The days, meanwhile, are full of boredom and ennui. I have no mind for reading, cannot drive, to get myself away from here – and avoid most company, except my daughter’s, because people tire me and confuse my brain. The speed of crowded bars, and the business of city streets, are impossible to manage. I get fearful and unsteady, too quickly, in society. So the society I keep, is mainly my own. Claustrophobia comes in little anxious bursts – and then I am out the back door to the nearby trees, to soothe it. Then the opposite hits me : and I scurry back to the comfort and languor of my room, the security of my own trusty bed. I wonder at the kindness of people: the woman in the supermarket who packs my shopping and lifts my bag and smiles with a sympathy that is not strained or manufactured. And I wonder, too, at people’s cruelty. The man who pushes at my broken arm – hurried, irritable, and quite unapologetic. The bus drivers who lurch into motion the minute I’ve clambered on board, sending me flying for support, whether it’s a roof strap,  the handle of a buggy, or some poor person’s outstretched leg. And the cars, the cars, the cars – that hurtle past me on the road: blind to the blue sling binding my neck and arm. Blind to the blasted broken wing, on this strange, stork-like creature, wafting anxiously at the pavement edge, waiting endlessly to cross to the other side.

There is tiredness. Boredom. Empty, empty time. And I find myself waiting for the night to come, so that I can lose myself in sleep, and while away another day. For even the nightmares are more interesting than this. And always there, at the back of my mind: the deep black hole of depression. More than anything, I must save myself from that particular dark and vertiginous fall.

SEPTEMBER. In the end it is the sea that rescues me. I book a week in a tiny cottage, called, with beautiful exactitude, The Little House, in Robin Hoods Bay, on the North Yorkshire coast. Train and bus is worth it for this. It is a house that wraps itself round me and it tells me I am safe, that this will be the place where I will heal. So I listen. And I hear the rhythmic sound of the waves – and the water that rushes through the stream outside my window,  pouring down with enthusiasm to the ocean’s edge. And I wake every day, and walk the few steps to the edge of the shore, and I gaze at the distant horizon. I feel the sea spray fill up my lungs – and it makes me bolder and stronger, minute by minute, day by day. Till I can climb the steps, one-handed, to the steep cliff edge above, and sit on the old wooden bench, and lose myself there. I follow the flight of the seabirds, arcing and swooping through the wide grey-blue skies. I look at the sea. I look at the clouds.  I breathe myself better, and I dream myself free. And I end each day with a smooth pint of Guinness, in a hotel bar, that perches right at the water’s edge, and plays hits from the seventies on a permanent loop, which suits my tastes just fine. This is a place where no one judges or pushes me, or wonders why I am there. They just leave me to my pint – and they let me get well again. And I do.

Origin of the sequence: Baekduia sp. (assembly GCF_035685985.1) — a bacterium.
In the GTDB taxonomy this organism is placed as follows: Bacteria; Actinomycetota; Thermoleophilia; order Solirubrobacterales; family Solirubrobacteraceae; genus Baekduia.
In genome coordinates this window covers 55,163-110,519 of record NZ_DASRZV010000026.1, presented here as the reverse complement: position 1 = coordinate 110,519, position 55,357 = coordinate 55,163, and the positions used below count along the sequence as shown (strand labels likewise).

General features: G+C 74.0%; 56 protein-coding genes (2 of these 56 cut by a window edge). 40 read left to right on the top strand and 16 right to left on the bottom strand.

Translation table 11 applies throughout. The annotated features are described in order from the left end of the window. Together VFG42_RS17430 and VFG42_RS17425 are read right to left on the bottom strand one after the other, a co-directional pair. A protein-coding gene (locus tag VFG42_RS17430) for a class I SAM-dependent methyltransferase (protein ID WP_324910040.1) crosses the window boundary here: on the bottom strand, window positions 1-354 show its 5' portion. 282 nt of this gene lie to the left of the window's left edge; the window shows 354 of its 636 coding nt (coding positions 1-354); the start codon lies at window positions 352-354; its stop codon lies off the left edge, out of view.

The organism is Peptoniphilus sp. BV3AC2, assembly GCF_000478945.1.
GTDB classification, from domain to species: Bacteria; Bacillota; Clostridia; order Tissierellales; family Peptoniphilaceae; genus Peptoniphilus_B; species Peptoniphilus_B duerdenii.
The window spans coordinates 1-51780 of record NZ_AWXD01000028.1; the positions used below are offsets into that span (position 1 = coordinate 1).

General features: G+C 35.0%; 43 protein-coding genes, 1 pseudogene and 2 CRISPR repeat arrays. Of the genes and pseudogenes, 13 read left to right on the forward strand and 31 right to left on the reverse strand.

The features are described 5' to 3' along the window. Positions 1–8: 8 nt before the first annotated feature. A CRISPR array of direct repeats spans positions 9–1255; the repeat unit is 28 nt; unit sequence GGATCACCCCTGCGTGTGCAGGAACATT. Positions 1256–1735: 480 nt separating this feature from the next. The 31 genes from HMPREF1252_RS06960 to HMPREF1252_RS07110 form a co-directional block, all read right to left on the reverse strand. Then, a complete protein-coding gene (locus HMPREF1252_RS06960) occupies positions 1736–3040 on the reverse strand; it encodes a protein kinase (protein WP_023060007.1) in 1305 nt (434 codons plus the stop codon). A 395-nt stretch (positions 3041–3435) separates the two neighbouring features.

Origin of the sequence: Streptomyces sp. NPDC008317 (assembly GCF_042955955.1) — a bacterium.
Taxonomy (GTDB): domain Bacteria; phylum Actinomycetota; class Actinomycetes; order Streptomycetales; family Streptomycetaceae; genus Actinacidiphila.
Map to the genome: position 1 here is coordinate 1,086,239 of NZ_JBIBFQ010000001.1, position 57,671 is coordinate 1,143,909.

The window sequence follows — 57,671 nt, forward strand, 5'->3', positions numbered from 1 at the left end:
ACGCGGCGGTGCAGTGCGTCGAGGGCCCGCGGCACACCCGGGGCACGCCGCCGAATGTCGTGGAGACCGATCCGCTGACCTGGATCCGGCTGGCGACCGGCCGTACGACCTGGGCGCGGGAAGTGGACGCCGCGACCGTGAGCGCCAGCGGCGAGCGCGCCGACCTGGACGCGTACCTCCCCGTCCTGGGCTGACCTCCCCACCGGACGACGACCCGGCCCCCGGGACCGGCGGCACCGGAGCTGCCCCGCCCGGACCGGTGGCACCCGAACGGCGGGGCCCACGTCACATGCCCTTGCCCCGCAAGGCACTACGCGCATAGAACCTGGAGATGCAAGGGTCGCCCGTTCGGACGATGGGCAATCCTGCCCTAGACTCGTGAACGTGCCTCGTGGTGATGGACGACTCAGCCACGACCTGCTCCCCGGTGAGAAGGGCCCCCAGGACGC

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Tree

 

‘A strong emotion is like a storm. If you look at a tree in a storm, the top of the tree seems fragile, like it might break at any moment. You are afraid the storm might uproot the tree. But if you turn your attention to the trunk of the tree, you realise that its roots are deeply anchored in the ground, and you see that the tree will be able to hold. You too are a tree. During a storm of emotion, you should not stay at the level of the head or the heart, which are like the top of the tree. You have to leave the heart, the eye of the storm, and come back to the trunk of the tree…’

(Thich Nhat Hanh, Buddhist Master)

THE TREE stood on its own in a shallow dip, holding on, quietly. We passed it twice as we tramped the well-trodden path from the Brontes’ family home in Haworth, towards the ruined farmhouse of Top Withens – supposed inspiration for Emily Bronte’s Wuthering Heights. The day was unusually still and bright – for this early in April; for this high up on the Yorkshire Moors.

“I wonder if Emily knew that tree?” said my companion. “I am sure she must have – it looks more than 150 years old.”

It was a strange and thrilling thing: to be here, looking at this shabby, crumpled tree, covered in lichen, bent over at the hip, as if crippled with arthritis, but still standing, weathering all its storms – and to stare into the face of history.

I have written about the Brontes before, here. The world is still obsessed with them: their gothic excesses, their prodigious, precocious talents. And Emily, wild child of the moors -dead at just 30 years old, in 1848 – was the most extravagant and untrammelled of them all.